A few houses were built around the Church from medieval times. There had been a vicar as well as a rector since the 13th C., but little remains of their original houses. The Rectory, now the Old Parsonage, is only a few yards from the Church, whilst the Old Vicarage lies a short distance down Lynwick Street. It is interesting to note that all houses were built to the west of Church Street, whereas apart from the Old Parsonage, the east side was glebe land belonging to the Rectory of Rudgwick. It was not developed for building until the beginning of the 20th C.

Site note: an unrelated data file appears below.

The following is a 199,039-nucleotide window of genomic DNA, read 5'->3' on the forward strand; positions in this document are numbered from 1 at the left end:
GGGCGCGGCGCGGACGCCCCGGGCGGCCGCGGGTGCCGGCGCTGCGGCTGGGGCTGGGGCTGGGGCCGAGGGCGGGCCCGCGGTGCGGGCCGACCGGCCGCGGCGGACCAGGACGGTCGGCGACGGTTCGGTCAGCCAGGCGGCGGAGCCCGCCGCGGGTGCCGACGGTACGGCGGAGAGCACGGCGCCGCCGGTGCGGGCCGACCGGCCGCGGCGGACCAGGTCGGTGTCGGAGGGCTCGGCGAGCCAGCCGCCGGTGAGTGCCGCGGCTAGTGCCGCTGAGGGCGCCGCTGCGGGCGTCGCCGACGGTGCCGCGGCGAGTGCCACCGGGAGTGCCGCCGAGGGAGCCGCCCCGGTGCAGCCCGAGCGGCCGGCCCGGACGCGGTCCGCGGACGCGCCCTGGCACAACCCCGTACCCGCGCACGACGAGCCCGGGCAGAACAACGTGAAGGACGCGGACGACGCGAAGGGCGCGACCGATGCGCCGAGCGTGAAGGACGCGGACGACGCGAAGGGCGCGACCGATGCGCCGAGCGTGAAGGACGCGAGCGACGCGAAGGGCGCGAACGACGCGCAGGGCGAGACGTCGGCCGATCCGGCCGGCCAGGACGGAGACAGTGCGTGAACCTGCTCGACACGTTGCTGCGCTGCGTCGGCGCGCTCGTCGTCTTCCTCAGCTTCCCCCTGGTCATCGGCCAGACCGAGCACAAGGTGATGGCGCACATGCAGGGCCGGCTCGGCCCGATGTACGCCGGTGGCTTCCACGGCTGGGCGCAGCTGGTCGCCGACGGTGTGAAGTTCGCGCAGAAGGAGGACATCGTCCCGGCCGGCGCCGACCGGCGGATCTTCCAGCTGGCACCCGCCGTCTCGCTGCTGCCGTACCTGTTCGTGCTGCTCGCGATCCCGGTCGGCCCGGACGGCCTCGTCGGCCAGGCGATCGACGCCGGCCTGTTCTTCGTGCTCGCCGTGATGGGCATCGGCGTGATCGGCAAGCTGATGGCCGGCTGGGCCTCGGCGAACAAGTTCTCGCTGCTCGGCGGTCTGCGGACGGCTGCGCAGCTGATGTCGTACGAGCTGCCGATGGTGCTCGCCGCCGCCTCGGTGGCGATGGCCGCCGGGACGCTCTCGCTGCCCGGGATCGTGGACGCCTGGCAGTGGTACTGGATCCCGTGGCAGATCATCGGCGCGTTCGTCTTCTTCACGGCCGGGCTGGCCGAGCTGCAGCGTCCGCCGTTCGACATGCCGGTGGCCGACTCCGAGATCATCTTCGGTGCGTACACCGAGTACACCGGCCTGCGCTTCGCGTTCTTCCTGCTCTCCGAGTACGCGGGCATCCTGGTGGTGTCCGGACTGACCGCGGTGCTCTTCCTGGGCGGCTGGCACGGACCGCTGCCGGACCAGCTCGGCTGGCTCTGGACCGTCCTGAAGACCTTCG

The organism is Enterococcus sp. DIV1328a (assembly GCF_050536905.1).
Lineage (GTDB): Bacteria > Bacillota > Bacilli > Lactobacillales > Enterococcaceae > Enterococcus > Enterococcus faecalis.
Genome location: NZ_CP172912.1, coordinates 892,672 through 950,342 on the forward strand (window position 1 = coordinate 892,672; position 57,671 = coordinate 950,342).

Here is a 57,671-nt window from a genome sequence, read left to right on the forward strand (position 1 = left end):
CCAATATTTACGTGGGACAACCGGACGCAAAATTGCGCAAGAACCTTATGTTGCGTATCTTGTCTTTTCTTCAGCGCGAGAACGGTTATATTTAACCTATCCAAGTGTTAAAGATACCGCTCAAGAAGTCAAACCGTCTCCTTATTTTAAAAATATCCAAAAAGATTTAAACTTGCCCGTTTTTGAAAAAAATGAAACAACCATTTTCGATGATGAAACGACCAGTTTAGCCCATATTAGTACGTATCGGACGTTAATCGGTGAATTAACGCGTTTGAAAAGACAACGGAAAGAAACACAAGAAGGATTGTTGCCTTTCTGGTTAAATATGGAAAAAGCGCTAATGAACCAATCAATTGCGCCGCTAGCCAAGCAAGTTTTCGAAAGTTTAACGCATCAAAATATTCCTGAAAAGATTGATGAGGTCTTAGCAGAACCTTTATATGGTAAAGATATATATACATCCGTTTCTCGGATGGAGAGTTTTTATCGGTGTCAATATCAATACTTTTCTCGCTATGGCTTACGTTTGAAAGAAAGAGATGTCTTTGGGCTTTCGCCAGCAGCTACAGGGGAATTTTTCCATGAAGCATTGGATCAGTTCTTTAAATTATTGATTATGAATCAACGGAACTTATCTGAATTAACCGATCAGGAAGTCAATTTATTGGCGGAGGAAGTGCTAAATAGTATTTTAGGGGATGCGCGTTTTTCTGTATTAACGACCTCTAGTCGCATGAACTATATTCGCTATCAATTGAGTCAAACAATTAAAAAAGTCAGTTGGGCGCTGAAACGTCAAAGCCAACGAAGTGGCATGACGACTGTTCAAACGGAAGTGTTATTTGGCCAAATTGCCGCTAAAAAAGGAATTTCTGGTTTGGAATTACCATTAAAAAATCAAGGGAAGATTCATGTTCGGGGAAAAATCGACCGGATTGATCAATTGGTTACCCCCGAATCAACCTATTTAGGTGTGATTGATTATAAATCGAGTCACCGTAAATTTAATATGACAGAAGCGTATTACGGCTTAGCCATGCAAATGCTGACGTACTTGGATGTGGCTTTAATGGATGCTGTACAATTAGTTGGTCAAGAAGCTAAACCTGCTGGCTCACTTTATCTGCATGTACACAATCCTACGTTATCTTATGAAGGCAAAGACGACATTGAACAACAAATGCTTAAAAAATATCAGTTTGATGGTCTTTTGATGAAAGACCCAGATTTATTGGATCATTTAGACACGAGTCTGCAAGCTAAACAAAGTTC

In the 18th C., there arose a well-to-do class referred to as yeomen, such as the Nappers, the Butchers and the Naldretts, who were lending money as mortgagors to the farming community. With the expansion of the Village at this time, a wide variety of shops and services were set up. It must be remembered that, despite the comparative prosperity, travel was restricted and without the metalled roads built at the beginning of the 19th C. – cart tracks on the clay soil were only of use during the summer months. The main road from Guildford to Horsham (the A281) was built in 1810; before that the journey to Horsham was along a clay track, almost impassable in winter, which survives today as Bowcroft Lane. As a result of this somewhat closed community, a new class of tradesmen arose such as carpenters, wheelwrights, weavers, tailors, butchers and even a peruke maker. The Old Bakehouse ( Humphreys Stores) was being used by tailors and mercers in the 18th C. An old ledger found in the roof shows that tailoring was the principal business in the early 1800s. Not only were garments made for the well-to-do residents, but they also supplied poor people on parish relief.